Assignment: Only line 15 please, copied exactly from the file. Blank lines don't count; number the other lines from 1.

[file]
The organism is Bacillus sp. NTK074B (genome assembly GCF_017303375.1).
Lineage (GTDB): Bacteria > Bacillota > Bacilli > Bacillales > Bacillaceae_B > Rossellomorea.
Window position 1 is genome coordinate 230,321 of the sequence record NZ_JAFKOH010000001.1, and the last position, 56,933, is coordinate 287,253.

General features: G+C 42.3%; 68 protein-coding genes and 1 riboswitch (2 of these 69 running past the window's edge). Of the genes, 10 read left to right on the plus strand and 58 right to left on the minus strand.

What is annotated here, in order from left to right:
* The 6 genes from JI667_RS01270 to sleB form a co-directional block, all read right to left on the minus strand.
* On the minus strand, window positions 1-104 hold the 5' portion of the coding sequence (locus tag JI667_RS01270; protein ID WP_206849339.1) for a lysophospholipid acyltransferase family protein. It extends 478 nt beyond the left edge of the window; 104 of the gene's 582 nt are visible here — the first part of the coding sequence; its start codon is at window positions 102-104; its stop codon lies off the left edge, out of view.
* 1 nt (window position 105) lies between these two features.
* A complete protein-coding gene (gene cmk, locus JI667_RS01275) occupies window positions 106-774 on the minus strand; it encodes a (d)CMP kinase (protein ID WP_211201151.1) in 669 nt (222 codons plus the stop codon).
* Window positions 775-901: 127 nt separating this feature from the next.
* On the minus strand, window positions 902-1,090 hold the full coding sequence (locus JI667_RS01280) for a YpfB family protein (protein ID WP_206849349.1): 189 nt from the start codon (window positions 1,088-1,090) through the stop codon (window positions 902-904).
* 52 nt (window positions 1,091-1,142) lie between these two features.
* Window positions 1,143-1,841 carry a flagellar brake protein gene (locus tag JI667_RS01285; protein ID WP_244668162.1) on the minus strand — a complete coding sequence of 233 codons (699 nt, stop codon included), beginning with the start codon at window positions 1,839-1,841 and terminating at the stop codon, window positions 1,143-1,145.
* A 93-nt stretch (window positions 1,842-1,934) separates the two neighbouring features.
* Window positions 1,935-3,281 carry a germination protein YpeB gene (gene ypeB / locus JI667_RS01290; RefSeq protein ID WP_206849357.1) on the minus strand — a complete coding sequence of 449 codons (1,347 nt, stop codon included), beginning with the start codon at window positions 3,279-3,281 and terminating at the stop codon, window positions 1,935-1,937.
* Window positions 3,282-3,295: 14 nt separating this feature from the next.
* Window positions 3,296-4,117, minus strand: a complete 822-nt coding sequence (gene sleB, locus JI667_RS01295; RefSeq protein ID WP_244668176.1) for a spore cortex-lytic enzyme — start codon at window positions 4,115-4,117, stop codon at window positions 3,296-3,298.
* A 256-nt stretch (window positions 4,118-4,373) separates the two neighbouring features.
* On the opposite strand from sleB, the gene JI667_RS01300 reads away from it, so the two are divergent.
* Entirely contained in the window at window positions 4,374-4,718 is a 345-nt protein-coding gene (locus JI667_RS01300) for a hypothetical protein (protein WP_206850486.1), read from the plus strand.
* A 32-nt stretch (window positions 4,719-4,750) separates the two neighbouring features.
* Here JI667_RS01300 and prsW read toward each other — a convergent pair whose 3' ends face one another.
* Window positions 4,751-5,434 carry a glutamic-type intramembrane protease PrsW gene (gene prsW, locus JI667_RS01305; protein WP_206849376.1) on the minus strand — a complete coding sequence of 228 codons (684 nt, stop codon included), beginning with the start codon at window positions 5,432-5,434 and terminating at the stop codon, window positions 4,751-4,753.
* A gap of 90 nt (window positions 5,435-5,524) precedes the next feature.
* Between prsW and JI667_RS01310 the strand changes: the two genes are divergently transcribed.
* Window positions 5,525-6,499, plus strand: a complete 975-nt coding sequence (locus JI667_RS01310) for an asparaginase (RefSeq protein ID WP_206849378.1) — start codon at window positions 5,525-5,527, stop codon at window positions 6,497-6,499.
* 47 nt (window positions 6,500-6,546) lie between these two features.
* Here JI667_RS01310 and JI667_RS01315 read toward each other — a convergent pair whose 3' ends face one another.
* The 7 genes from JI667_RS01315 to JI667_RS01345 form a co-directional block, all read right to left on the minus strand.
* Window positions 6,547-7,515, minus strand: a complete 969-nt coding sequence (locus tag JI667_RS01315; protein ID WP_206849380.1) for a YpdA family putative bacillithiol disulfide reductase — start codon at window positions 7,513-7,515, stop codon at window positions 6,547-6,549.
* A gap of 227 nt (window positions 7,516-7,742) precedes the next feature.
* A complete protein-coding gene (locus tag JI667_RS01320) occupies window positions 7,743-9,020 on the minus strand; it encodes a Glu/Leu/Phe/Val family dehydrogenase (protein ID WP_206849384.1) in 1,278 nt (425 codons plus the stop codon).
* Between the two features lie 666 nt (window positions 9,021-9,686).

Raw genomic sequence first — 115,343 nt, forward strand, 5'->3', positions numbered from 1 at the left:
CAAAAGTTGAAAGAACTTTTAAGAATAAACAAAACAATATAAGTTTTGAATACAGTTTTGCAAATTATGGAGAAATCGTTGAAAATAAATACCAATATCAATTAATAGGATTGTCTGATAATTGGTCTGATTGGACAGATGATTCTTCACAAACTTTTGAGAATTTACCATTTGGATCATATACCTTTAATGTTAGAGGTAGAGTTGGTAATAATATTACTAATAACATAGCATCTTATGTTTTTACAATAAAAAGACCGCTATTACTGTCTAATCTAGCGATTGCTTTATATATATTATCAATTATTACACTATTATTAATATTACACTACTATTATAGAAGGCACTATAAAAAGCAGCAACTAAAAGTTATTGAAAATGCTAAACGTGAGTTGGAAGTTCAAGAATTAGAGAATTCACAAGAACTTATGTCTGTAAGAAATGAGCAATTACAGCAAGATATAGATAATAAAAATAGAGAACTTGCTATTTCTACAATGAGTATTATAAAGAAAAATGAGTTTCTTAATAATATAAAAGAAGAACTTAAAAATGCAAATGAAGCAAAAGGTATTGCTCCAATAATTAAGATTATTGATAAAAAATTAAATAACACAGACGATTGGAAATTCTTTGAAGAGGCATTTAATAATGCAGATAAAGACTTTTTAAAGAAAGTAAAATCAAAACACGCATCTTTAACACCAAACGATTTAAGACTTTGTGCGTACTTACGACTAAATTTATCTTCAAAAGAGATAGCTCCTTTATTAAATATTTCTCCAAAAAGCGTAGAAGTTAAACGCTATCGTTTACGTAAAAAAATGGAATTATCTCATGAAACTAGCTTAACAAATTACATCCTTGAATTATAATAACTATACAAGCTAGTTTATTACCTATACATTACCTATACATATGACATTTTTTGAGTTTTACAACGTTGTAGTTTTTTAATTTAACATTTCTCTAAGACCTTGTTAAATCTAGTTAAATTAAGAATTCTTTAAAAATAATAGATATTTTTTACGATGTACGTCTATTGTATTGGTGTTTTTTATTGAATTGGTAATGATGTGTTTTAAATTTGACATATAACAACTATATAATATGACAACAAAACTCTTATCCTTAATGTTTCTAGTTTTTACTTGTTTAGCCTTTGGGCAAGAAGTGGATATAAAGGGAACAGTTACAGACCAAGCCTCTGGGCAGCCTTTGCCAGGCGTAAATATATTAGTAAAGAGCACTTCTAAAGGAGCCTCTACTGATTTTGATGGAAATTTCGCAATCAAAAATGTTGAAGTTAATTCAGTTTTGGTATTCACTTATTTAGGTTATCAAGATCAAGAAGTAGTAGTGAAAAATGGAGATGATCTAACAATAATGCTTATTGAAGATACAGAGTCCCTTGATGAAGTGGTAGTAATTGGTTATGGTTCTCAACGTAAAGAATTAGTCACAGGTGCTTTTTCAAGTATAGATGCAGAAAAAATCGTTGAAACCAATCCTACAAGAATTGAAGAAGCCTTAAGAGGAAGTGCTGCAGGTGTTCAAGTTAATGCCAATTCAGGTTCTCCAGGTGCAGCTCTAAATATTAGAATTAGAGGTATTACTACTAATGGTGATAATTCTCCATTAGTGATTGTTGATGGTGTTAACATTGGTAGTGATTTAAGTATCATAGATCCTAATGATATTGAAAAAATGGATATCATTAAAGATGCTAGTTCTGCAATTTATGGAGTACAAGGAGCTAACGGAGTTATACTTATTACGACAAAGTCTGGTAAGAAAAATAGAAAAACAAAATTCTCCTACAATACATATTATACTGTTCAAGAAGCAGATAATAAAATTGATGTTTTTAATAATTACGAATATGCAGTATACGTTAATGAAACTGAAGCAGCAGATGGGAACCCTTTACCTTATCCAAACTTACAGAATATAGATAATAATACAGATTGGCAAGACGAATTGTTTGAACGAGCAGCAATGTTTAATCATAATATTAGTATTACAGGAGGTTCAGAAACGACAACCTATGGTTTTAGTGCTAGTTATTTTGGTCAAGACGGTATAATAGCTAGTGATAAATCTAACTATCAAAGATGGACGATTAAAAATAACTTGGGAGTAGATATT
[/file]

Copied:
* Window positions 1,935-3,281 carry a germination protein YpeB gene (gene ypeB / locus JI667_RS01290; RefSeq protein ID WP_206849357.1) on the minus strand — a complete coding sequence of 449 codons (1,347 nt, stop codon included), beginning with the start codon at window positions 3,279-3,281 and terminating at the stop codon, window positions 1,935-1,937.